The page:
7 March 2002
Okay, so I profess to be a biologist, but some things touch my life in a befuddling manner. Take the annual mystery of the flies, for instance. Every field season, when the furnace whirs to life in my temporary quarters, a small population of flies appears. They fly like sots, drunk on the new warmth, landing on my hair, landing on my food.
All along, I had thought that once winter came, the biomass of bug life returned to the earth and was forever rendered inconsequential. I was wrong. That they should appear when the temperature outside scratches zero, meant only one thing: somewhere in the house, hidden in the ductwork lies a primordial feast of flesh and maggots, a Stephen King buffet.
Given some idle hours, I sought answers. I wanted to know where the flies came from. I wanted to know more about their life cycle. I wanted to know if I could stop sleeping with a hatchet under my pillow.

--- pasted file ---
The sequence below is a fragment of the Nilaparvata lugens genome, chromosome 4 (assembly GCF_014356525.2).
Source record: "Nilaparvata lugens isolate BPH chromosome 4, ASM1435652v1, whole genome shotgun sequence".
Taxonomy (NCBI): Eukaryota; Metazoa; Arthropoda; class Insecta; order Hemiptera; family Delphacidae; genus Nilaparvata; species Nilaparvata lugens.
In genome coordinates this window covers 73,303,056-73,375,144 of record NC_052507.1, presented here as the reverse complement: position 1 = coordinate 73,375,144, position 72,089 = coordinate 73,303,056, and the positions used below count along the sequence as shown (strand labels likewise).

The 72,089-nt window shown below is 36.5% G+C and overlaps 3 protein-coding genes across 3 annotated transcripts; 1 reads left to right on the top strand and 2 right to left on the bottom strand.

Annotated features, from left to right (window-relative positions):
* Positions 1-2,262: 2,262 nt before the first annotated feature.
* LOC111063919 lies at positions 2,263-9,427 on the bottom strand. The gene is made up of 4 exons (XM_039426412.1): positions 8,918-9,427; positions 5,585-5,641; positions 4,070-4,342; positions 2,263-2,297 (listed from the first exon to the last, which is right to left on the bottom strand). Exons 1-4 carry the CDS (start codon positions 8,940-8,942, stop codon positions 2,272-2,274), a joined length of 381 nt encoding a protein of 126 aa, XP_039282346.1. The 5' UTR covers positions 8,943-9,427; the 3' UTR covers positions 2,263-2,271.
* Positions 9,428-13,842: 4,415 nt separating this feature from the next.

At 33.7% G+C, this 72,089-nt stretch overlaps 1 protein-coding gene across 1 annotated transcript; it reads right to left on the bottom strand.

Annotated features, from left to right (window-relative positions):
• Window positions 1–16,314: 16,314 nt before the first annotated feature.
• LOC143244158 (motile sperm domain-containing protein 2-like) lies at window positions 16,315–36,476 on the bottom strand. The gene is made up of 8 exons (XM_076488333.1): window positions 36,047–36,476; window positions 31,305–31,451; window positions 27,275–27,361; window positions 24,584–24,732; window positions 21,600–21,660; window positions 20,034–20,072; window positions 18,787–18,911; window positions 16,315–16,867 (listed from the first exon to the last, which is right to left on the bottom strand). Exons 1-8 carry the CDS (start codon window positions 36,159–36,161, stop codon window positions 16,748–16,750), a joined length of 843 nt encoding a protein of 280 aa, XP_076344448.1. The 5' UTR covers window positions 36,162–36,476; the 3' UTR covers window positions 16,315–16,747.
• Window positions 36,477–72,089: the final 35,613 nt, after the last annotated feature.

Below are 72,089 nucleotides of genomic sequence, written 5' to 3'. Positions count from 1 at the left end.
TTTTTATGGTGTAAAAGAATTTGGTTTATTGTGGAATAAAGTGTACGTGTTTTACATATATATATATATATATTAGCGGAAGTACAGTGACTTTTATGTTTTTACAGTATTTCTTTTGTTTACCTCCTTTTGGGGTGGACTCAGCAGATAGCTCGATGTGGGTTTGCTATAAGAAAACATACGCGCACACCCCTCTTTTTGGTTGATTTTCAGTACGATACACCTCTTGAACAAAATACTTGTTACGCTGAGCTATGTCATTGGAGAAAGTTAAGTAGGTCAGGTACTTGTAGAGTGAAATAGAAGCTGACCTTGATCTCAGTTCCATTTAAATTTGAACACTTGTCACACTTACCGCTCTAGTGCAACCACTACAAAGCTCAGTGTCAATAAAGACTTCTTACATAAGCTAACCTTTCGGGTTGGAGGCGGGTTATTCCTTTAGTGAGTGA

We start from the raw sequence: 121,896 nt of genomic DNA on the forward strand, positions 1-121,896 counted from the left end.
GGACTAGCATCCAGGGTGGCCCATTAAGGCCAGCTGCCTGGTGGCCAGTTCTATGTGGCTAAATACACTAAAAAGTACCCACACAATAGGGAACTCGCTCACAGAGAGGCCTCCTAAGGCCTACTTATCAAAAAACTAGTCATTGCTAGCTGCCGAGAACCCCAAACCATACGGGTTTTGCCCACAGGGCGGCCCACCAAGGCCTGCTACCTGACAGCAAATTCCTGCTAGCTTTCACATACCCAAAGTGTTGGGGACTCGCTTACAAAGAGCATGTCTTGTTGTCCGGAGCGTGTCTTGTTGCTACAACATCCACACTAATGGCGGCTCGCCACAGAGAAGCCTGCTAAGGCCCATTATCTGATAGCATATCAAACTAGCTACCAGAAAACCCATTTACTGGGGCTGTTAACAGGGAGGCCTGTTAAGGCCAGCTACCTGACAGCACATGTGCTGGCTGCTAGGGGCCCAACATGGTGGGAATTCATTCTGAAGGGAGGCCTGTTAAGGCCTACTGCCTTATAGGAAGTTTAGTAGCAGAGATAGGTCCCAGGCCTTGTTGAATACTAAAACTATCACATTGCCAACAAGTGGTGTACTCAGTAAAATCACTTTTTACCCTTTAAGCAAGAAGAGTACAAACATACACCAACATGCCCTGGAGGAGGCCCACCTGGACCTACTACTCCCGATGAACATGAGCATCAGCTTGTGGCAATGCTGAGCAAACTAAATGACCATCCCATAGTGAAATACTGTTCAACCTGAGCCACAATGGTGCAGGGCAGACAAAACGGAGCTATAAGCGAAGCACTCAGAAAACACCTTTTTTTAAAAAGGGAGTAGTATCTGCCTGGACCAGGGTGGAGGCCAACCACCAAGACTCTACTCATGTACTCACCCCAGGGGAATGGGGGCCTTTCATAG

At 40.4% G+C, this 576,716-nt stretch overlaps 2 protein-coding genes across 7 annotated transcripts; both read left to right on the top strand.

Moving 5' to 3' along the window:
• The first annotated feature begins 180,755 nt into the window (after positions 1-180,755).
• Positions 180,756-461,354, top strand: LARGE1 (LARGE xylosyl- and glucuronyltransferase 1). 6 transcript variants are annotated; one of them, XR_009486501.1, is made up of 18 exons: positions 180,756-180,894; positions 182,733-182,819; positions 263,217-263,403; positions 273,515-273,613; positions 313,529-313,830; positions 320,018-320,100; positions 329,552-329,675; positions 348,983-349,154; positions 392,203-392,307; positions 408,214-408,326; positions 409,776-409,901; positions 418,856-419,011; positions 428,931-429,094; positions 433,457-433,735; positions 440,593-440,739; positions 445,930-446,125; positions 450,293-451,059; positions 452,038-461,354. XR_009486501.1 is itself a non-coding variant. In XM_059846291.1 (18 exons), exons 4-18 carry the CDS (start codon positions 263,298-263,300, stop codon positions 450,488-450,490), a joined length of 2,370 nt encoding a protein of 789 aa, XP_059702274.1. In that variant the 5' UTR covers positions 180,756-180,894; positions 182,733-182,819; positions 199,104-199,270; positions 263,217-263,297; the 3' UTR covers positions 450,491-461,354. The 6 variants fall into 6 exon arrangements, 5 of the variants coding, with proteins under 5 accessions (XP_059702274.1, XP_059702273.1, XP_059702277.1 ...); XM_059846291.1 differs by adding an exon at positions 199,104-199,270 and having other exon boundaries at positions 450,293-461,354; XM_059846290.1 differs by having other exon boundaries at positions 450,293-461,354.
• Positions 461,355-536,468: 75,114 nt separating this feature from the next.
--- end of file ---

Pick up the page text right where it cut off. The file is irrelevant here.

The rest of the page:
I sought out no less an authority than "Ask Jeeves", an Internet search engine that professes to know something about everything. It does, but only in a superficial manner. Jeeves knows nothing about the reproductive behaviors of boreal owls.
You can imagine my surprise when answers to my query filled the browser screen. There are literally dozens of web sites that specialize in flies. I can understand a lifetime avocation to owls, or the North Woods, but flies? Come on.
Anyway, the answer is that my visitors are cluster flies, also called attic flies. They hibernate (I had no idea) in cozy confines and upon warming, wake up and harass the owl biologist; they have no function other than to harass the owl biologist.
Then again, cluster flies do have one other important function: my mice love them. When one lazily wanders into my personal space, I stop all that I am doing and become a Dipteran stalker. Perhaps I am a bit obsessive in my pursuit, but once the capture is made I am guaranteed at least 15 seconds of entertainment.
After less than a week with a new batch of mice, I have already seen Pavlovian responses from them. They hear the buzzing of wings and know that it is chow time. The mice can't talk, but their actions are saying: "Fresh meat! To hell with those food cubes! We want more cluster flies!"
If 15 years of experience with cluster flies is any barometer, as long as the furnace pumps hot air, my mice will eat well. Take my word for it. And if that is not good enough, just "Ask Jeeves".
© W.H. Lane